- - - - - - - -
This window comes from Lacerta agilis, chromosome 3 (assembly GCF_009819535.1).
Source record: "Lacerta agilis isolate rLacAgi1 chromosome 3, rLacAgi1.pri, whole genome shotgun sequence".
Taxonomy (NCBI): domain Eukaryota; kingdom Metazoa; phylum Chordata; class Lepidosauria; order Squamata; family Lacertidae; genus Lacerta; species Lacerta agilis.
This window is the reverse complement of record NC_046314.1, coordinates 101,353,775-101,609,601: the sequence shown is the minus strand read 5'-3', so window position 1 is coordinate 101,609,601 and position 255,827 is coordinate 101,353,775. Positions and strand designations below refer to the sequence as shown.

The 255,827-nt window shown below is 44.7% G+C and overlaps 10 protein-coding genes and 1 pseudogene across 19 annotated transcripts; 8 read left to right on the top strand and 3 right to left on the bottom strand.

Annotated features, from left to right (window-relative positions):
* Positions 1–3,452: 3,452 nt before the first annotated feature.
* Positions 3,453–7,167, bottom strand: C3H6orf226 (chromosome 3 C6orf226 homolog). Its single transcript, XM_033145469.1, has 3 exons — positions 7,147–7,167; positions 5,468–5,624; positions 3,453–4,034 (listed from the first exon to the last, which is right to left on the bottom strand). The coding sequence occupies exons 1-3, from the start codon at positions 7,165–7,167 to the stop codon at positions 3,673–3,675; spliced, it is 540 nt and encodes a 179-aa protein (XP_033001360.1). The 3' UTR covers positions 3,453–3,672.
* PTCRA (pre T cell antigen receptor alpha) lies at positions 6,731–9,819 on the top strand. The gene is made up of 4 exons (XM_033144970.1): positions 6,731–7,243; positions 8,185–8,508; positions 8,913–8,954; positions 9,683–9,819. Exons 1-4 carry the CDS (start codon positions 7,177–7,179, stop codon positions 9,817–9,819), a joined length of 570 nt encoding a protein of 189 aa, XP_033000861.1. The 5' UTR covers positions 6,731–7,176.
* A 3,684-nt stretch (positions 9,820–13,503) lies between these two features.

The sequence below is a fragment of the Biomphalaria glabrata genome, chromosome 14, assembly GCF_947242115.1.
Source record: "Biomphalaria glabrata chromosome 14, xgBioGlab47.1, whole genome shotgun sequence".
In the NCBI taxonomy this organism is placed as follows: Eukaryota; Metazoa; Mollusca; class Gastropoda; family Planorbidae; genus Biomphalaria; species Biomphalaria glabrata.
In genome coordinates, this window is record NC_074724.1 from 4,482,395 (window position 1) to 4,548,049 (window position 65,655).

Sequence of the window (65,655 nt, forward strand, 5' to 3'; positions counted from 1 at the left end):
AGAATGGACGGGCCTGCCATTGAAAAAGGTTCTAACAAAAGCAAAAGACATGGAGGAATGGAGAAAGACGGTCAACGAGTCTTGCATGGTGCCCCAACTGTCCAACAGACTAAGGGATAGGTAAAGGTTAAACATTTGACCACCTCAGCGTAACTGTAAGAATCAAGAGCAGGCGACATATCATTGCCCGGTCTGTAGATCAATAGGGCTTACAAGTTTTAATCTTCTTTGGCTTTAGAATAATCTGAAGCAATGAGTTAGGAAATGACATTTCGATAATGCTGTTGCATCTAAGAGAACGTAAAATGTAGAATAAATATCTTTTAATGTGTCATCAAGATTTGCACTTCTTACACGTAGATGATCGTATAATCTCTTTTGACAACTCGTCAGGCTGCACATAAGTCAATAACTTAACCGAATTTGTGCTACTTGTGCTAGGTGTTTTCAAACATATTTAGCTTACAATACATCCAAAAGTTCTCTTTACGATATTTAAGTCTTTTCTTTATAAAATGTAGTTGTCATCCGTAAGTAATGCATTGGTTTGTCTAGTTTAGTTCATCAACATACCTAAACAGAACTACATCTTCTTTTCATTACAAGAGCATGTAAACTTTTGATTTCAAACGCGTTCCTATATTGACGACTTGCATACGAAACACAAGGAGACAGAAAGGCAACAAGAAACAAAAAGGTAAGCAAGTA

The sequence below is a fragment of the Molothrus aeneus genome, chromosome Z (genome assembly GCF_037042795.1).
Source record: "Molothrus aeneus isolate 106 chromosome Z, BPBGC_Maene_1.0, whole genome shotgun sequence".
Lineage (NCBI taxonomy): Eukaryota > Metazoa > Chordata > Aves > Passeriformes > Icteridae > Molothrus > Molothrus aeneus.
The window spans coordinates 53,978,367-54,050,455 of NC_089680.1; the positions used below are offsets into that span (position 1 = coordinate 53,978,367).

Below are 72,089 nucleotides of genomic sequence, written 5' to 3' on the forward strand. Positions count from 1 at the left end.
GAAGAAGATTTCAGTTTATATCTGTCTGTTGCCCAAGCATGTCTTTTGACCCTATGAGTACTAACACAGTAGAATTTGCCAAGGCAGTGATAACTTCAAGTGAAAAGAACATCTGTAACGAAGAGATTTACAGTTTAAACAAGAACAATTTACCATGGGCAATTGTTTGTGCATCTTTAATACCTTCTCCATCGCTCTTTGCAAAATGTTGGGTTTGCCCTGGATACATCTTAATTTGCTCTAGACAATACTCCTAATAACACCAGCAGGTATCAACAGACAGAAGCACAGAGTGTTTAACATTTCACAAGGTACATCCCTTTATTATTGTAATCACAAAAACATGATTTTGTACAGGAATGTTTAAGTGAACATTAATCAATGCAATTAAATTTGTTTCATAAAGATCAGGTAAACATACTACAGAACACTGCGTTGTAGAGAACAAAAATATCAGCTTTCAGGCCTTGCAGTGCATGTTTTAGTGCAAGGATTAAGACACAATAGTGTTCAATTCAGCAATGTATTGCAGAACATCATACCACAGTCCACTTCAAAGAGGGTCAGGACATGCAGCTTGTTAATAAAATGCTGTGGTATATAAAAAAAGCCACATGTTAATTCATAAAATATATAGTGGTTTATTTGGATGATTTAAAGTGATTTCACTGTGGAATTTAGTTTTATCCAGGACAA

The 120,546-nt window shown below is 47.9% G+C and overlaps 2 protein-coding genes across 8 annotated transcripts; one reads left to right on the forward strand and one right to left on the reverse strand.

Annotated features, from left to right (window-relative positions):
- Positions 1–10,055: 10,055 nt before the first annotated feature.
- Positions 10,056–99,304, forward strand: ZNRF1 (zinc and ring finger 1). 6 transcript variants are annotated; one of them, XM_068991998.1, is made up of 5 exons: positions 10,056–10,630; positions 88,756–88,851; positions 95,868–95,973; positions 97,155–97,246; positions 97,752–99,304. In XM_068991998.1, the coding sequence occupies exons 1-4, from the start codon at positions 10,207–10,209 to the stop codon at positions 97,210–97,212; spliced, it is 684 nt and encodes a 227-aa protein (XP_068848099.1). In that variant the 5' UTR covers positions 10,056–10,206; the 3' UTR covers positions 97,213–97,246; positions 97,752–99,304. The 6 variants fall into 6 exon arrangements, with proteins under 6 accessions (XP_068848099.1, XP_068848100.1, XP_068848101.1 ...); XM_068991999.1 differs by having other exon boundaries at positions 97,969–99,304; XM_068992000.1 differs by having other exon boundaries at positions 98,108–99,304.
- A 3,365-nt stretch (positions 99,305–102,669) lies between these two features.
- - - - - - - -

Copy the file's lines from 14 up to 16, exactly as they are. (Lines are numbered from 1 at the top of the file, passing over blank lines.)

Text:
In genome coordinates, this window is record NC_074724.1 from 4,482,395 (window position 1) to 4,548,049 (window position 65,655).

Sequence of the window (65,655 nt, forward strand, 5' to 3'; positions counted from 1 at the left end):
AGAATGGACGGGCCTGCCATTGAAAAAGGTTCTAACAAAAGCAAAAGACATGGAGGAATGGAGAAAGACGGTCAACGAGTCTTGCATGGTGCCCCAACTGTCCAACAGACTAAGGGATAGGTAAAGGTTAAACATTTGACCACCTCAGCGTAACTGTAAGAATCAAGAGCAGGCGACATATCATTGCCCGGTCTGTAGATCAATAGGGCTTACAAGTTTTAATCTTCTTTGGCTTTAGAATAATCTGAAGCAATGAGTTAGGAAATGACATTTCGATAATGCTGTTGCATCTAAGAGAACGTAAAATGTAGAATAAATATCTTTTAATGTGTCATCAAGATTTGCACTTCTTACACGTAGATGATCGTATAATCTCTTTTGACAACTCGTCAGGCTGCACATAAGTCAATAACTTAACCGAATTTGTGCTACTTGTGCTAGGTGTTTTCAAACATATTTAGCTTACAATACATCCAAAAGTTCTCTTTACGATATTTAAGTCTTTTCTTTATAAAATGTAGTTGTCATCCGTAAGTAATGCATTGGTTTGTCTAGTTTAGTTCATCAACATACCTAAACAGAACTACATCTTCTTTTCATTACAAGAGCATGTAAACTTTTGATTTCAAACGCGTTCCTATATTGACGACTTGCATACGAAACACAAGGAGACAGAAAGGCAACAAGAAACAAAAAGGTAAGCAAGTA